Sweeping across the internet like so much delicious honey covering your breakfast porridge, you may have noticed Rowse's "The three bears" by BMB taking over your feeds and the cover of Stylist last week.
Ask Wikipedia (or indeed any LGBT+ person) and you will learn that a "bear" is a larger, hairier man who projects an image of ruggedness, but there is no Goldilocks to be found in the house dreamt up for this sumptuous advertising campaign.
What the audience does get is a cute and amusing insight into a rarely depicted gay subculture that just happens to share its name with the ursine homeowners of the 19th century fairy tale.
However, no sooner was Episode 1 of the series available to view than Campaign awarded it its "Turkey of the Week".
"The juxtaposition of honey, three bears, cooking and hirsute gay men seemed like such an incredible opportunity for fun. But the result is oddly dull and not even in a homey, cosy, fuzzy way," the reviewer argued. "Dull in a disconnected, no eye contact, poor dialogue way. Alas."
But here at Pride AM, the world’s first LGBT+ organisation for people working in the advertising and marketing industry, we beg to differ.
Firstly, there’s definitely eye contact, not least in the picture chosen to illustrate the article. Jovial bonhomie is very much the order of the day.
But one of our biggest concerns with the criticisms regards what the expectation of these three gay men actually is.
Openly gay men in the media spotlight will tell you that for decades they’ve experienced pressure to put on a "gay performance", to be outrageously camp, flaming. And if they refused to play up to that expectation, they ran the risk of having their careers sidelined.
Fair enough, for some people this is a default setting – a natural disposition – but what about the many gay men whose style of behaviour doesn’t fulfil the stereotypes nurtured in the minds of a straight audience? Is a gay presence in the public eye to be limited only to heterosexual misconceptions?
Of course not.
We are moving way beyond that. And there is room in modern advertising for all sorts of LGBT+ representation.
The tone of these Rowse Honey ads is, like the fairy tale porridge – just right.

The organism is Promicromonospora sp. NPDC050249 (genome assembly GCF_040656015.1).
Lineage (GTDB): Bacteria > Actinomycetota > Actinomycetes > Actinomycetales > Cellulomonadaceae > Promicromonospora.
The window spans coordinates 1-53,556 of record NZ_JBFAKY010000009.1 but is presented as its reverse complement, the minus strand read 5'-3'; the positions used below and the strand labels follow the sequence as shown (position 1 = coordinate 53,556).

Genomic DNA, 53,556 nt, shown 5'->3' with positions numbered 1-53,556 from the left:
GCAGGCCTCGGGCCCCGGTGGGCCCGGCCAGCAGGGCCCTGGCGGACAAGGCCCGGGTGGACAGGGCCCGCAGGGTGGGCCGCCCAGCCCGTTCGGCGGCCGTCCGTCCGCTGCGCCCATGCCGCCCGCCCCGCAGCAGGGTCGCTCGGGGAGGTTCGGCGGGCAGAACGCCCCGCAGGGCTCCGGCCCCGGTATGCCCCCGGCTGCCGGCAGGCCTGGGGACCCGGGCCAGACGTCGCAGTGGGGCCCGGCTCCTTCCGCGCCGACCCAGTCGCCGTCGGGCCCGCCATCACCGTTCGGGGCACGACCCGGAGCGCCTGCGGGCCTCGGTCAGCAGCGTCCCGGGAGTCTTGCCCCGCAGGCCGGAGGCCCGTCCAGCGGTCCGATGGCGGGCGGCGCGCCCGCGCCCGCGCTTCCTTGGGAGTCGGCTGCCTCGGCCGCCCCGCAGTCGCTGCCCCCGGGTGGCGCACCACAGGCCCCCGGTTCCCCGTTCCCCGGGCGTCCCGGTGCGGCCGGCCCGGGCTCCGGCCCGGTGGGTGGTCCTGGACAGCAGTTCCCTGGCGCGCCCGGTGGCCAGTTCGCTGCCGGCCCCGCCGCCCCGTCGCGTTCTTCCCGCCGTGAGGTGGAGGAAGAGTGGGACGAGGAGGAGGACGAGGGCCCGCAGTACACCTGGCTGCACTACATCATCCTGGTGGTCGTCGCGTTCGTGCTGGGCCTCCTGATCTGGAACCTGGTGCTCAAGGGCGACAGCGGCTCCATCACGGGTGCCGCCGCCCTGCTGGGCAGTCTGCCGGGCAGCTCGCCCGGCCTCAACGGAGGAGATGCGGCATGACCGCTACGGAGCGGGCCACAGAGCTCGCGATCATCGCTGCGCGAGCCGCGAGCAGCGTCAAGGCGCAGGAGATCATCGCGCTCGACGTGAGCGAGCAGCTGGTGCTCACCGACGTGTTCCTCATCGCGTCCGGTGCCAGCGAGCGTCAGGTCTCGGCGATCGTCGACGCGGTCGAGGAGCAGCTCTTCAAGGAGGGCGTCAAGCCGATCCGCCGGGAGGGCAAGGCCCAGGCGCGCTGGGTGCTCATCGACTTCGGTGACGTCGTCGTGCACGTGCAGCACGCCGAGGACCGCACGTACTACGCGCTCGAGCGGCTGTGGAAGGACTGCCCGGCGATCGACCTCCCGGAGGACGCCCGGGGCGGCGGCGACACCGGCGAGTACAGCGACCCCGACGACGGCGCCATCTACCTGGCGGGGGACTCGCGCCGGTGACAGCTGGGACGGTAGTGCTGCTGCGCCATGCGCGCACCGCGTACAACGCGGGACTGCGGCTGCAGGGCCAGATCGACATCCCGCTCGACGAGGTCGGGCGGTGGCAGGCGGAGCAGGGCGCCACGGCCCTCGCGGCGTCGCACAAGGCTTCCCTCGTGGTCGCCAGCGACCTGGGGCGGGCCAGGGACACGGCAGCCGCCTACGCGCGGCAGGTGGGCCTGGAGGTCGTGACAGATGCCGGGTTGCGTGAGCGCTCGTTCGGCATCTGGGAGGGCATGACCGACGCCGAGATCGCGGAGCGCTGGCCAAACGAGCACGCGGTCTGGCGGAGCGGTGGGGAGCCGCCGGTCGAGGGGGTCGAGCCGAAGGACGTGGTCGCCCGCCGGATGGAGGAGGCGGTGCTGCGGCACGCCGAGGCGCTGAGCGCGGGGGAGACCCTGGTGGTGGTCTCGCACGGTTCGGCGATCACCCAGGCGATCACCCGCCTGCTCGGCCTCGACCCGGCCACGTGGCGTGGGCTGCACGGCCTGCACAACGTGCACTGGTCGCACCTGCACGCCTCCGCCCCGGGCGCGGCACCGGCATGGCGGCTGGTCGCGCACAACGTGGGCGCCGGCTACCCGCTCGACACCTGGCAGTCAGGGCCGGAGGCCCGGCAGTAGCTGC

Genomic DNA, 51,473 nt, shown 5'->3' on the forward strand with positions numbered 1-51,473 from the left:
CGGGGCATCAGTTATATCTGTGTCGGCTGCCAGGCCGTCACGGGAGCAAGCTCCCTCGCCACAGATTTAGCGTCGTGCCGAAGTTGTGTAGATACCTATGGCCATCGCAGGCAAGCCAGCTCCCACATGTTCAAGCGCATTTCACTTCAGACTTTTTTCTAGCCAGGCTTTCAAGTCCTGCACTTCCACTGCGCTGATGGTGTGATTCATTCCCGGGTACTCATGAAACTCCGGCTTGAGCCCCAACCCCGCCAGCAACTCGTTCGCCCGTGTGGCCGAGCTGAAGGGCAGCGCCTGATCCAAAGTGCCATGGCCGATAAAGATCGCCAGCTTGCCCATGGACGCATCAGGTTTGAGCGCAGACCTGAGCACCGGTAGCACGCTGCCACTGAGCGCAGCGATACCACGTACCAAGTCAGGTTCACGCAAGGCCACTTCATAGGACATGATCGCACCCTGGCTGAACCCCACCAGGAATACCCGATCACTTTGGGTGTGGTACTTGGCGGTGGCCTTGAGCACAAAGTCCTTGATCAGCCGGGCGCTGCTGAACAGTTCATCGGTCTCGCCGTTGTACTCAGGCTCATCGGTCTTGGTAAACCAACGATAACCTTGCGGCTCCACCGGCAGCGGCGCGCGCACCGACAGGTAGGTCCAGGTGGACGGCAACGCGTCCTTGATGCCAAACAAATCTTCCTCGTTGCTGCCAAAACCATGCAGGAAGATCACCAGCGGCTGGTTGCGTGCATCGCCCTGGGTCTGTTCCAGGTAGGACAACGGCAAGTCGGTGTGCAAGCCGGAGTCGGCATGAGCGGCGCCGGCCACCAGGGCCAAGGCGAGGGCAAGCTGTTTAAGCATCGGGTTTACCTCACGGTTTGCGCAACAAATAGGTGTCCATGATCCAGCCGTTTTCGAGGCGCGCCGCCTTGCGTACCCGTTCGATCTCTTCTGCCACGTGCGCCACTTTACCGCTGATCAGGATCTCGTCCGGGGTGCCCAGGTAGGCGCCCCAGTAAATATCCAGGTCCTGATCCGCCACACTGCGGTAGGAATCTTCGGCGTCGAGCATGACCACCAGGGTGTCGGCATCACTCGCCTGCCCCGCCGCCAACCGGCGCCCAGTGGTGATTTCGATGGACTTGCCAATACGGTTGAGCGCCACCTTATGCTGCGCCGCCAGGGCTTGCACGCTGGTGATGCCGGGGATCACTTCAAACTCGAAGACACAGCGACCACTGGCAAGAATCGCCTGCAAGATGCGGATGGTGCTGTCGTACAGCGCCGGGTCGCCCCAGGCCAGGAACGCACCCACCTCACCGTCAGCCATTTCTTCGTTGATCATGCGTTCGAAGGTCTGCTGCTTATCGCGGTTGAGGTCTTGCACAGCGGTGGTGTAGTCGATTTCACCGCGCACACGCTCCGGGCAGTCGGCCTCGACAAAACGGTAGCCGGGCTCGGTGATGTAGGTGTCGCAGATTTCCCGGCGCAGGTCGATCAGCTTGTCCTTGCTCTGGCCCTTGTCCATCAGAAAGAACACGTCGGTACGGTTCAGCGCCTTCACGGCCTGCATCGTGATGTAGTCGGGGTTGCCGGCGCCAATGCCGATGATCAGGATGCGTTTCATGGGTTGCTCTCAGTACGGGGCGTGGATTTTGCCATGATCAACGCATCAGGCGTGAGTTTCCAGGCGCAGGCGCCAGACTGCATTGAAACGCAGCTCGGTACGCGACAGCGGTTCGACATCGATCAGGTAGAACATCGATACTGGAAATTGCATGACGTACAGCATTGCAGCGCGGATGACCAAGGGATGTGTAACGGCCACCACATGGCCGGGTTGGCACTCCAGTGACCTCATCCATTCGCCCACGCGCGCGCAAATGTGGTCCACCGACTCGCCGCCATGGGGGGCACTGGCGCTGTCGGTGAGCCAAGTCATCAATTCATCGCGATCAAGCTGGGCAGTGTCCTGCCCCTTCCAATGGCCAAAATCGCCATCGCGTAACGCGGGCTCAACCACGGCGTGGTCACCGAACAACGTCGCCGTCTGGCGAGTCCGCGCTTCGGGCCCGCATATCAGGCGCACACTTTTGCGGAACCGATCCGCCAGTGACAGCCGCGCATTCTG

So it was with some surprise that we noted the article "Why we’re uncomfortable with the Rowse Three Bears ad" in Campaign on 3 November. Written by two guys in the ad industry who by their own definition "just happen to be gay", this piece levelled an accusation at the campaign that it had resorted to a caricature of gay men that somehow lacked authenticity.
With a criticism as sensitive as that, it’s important to provide the evidence to back your claim. You have to convincingly ascertain what constitutes a caricature or stereotype. If it’s certain behaviours or certain lines of dialogue that sit uncomfortably, you need to provide some analysis and make a case for why they don’t ring true. And that was lacking in this instance.
But the big question for the writers is, did they find themselves laughing with the Three Bears, or at them?At Pride AM, we’re definitely laughing with them.
There’s a key point to raise about the authenticity of expression in this ad series: it was originally intended to be scripted, but the lines were discarded in favour of the on-set improvisations provided by the cast.
"Top five berries?" asks the first bear.
"Mary," replies the second.
What’s not to love?
While we would certainly encourage advertisers and marketers to think about the broader questions raised in the article, we can see no discernible negative depiction in BMB’s campaign – just gentle good humour.
You can count on one hand the amount of ads that were brave enough to include Bears, so Rowse definitely isn't just playing to straight expectations.
I’d personally argue that the comical behaviour of the Three Bears in this ad rings very true. And trust me when I tell you I’ve known many Bears. No, not all of them in the biblical sense. Hush your mouth.
But the proof, as they say, is in the honey-coated pudding. If a brand wants to know if it got its representation right, the best people to ask are those in the demographic being represented. And those lovable gay Bears and the wider LGBT+ community have welcomed this ad campaign with open arms.
On social media, we’ve seen it shared time and time again, in Facebook groups, between friends, across continents. The campaign has received a very positive response from Gay Times and Attitude.
BearWorldMagazine.com is excitedly announcing the advent of each new episode on its big, furry pages.
On the JoeMyGod, a website of LGBT+ news and political opinion, it elicited a thread of praising conversation. One commenter posted: "If we had Rowse Honey available here I would be running out the door right now to get some. That ad is so cool," while another posted: "Did that ever put a smile on my face… thank you Rowse Honey."
As Jules Chalkley, creative director of BMB explained: "It was important to find the characters that would make it feel authentic and genuine, who we could trust to accurately represent the gay bear community."
Evidence suggests that their conscientious attention to detail has paid off, not least because Rowse Honey is apparently hoping that the success of the series will lead to an expansion of the programme. So maybe Campaign should have kept their turkey tucked away until Christmas.
Prematurely condemning this widely shared and lovingly received campaign demonstrates the kind of breakdown in communication between the marketing and advertising industry and the LGBT+ community that Pride AM aims to bridge.
Phil Clements is a member and spokesman for PrideAM